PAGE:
A recent study published in Educational Policy is a timely look at the ways in which states’ alternative certification (or AC) policies for teachers have impacted the composition of the corps of novice educators. AC policies have historically been controversial, simultaneously attracting complaints that their recruitment standards are too low or too high, compared to traditional university-based teacher training programs.
The study—conducted by the University of Florida’s Christopher Redding—uses five waves of data from the federal Schools and Staffing Survey (SASS) starting in 1993 and ending in 2012, and one wave from the National Teacher and Principal Survey, which superseded SASS and covers 2015–16. It homes in on first-year teachers, with a sample of roughly 9,700, and includes information on teacher demographics, educational background, teaching assignments, and salaries, among other things. The difference-in-differences (DD) study design compares the characteristics of beginning teachers in states before and after the adoption of or changes to AC policies to determine whether the following were impacted: the fraction of new teachers to graduate from highly competitive institutions; the average SAT scores of those institutions; the fraction of new teachers of color; the fraction of male teachers; and the fraction of new in-demand teachers—meaning those teaching math, science, special education, or English as a second language. The model controls for a number of variables, including state overall population, fraction of people of color, fraction of bachelor’s degree holders, unemployment rate, per capita income, and student enrollment. Unfortunately, due to small n-sizes, the design cannot rule out that observed differences might be explained by pre-existing trends building before AC policy adoption or changes took place.
Descriptively, Redding finds that a smaller fraction of traditionally-prepared teachers graduated from competitive institutions than did AC teachers and the average SAT/ACT scores of the AC teachers’ undergraduate institutions was 13.5 points higher than those of traditionally-prepared teachers. Black teachers and those of other races and ethnicities were also more likely to enter teaching through AC programs.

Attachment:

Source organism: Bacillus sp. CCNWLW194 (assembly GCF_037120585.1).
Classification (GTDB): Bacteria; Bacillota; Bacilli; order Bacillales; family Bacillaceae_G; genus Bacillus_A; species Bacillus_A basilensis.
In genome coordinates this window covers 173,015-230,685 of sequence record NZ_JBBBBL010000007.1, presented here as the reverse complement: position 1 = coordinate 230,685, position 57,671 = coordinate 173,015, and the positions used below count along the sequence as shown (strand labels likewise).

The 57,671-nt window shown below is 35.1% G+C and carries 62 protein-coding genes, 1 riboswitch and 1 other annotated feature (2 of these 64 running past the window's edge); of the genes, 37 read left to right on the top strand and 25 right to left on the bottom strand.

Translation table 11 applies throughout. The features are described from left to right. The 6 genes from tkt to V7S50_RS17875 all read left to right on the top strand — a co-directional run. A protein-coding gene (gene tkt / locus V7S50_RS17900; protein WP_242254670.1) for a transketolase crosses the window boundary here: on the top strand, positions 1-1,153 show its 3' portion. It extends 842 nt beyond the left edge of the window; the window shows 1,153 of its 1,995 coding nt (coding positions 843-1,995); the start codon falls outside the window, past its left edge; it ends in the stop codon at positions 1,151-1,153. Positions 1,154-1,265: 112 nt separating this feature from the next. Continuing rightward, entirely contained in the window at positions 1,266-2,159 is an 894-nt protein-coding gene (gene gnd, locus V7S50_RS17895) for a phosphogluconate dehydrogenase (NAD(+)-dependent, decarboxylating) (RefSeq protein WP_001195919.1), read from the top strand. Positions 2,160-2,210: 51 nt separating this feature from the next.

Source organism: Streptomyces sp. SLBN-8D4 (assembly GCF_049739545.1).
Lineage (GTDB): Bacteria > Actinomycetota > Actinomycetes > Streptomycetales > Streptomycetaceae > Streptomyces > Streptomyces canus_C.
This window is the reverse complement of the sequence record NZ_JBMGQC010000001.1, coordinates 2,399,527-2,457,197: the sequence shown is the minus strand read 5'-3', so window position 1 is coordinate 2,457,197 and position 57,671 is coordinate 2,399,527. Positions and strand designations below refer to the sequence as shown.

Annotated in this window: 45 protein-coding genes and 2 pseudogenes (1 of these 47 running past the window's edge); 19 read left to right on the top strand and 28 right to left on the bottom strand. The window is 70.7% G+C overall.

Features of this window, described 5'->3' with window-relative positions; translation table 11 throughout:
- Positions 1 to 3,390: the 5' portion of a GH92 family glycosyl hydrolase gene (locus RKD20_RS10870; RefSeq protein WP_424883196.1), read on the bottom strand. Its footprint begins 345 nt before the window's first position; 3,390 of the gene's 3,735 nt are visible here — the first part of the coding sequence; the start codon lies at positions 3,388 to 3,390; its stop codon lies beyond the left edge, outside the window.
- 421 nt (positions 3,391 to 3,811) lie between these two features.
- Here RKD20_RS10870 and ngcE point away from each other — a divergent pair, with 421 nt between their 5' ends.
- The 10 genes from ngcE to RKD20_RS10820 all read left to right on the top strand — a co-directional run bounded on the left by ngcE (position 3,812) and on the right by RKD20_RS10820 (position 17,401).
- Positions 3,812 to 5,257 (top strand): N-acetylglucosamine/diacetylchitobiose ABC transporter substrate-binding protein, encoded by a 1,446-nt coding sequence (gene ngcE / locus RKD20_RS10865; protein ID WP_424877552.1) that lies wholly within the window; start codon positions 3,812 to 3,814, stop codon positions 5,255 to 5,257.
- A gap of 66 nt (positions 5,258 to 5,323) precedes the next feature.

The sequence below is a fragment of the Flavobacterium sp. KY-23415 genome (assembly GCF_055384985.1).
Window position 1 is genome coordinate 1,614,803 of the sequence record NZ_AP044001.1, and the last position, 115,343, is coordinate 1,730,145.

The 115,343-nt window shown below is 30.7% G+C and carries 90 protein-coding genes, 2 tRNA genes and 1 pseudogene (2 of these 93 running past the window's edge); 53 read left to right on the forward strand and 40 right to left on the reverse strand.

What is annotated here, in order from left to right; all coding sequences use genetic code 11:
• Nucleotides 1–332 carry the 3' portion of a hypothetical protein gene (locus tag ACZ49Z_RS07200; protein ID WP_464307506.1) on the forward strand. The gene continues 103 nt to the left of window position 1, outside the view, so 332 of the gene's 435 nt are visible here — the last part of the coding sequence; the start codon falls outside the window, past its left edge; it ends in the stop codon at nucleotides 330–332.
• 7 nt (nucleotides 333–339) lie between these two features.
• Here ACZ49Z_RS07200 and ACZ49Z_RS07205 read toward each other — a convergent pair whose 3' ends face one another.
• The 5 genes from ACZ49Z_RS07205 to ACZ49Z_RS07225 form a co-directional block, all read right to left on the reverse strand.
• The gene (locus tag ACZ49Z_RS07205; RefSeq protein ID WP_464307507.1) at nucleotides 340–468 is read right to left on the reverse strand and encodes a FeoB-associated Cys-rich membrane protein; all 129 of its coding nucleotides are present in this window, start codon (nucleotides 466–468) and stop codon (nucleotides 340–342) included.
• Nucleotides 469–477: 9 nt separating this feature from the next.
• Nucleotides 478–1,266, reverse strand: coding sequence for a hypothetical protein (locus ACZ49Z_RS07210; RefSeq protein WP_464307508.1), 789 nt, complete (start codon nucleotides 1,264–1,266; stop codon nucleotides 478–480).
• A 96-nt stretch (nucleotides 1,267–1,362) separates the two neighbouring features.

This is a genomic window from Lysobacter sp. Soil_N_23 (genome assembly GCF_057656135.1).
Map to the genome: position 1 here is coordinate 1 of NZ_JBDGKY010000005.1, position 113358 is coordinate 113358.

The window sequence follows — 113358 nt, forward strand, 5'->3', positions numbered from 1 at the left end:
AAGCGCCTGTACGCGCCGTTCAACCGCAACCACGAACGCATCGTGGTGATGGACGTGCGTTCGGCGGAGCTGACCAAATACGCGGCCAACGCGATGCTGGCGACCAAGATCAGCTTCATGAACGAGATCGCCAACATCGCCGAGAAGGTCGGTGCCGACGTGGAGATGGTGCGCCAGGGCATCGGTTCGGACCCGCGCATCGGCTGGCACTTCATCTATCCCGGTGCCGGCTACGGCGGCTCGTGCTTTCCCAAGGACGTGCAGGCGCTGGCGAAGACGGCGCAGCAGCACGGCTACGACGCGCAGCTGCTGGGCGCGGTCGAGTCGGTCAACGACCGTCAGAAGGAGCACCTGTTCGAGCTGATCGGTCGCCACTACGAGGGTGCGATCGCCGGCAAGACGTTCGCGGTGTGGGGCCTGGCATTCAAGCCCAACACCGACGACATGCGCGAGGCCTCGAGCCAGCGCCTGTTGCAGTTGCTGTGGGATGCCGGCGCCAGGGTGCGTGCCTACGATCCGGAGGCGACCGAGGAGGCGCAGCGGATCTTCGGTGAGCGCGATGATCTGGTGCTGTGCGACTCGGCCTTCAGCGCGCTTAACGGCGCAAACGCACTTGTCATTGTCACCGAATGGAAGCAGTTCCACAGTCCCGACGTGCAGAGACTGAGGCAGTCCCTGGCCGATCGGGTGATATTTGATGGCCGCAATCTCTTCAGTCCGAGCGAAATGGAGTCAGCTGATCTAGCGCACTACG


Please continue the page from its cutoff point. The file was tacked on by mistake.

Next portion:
The DD results show that states had a greater fraction of teachers who both graduated from highly competitive and from less competitive colleges—so more bifurcation among the corps—compared to before the state adopted or changed these policies. Specifically, there was a 6.1 percentage-point increase in the fraction of new teachers from competitive colleges—which was driven by highly- and very-competitive colleges according to the influential Barron’s index—and a comparatively lower 3.7 percentage point increase in the fraction of new teachers to graduate from less competitive institutions. The policy was also associated with an 8.4 percentage-point increase in the fraction of new teachers of color in a state. More specifically, there was a 1.8 percentage-point increase in Black teachers in a state and a 6.2 percentage-point increase in “other race” teachers (which were combined in this report). On the other hand, no relationship was found relative to the share of male teachers or teachers of in-demand subjects.
Redding also looks to see whether the changes in new teacher characteristics are driven by the presence of Teach For America (TFA) in a state—since it is one of the larger and most prominent of AC programs—but finds no evidence of that (though these data are less robust).
Increasing diversity within the teaching ranks has been a primary focus in education for many years. So it is very good news that AC policies are showing success on this front. Still, AC programs are no monolith when it comes to purpose or operator, although this study treats them as one. They exist to serve the varied needs of students and communities, with some run by public school districts, some by education nonprofits, and some by public charter networks. Tellingly, traditional four-year colleges and universities now routinely offer alternative certification routes, too, with some programs recruiting high-achievers at super-competitive colleges, while others draw from local colleges to fulfill local diversity goals.
Alternative certification policies were once accused of “deprofessionalizing” teaching, but experience and time have proven that claim false, and they are now fairly commonplace. All things considered, our teacher workforce and students are the better for it.
SOURCE: Christopher Redding, “Changing the Composition of Beginning Teachers: The Role of State Alternative Certification Policies,” Educational Policy (May 2021).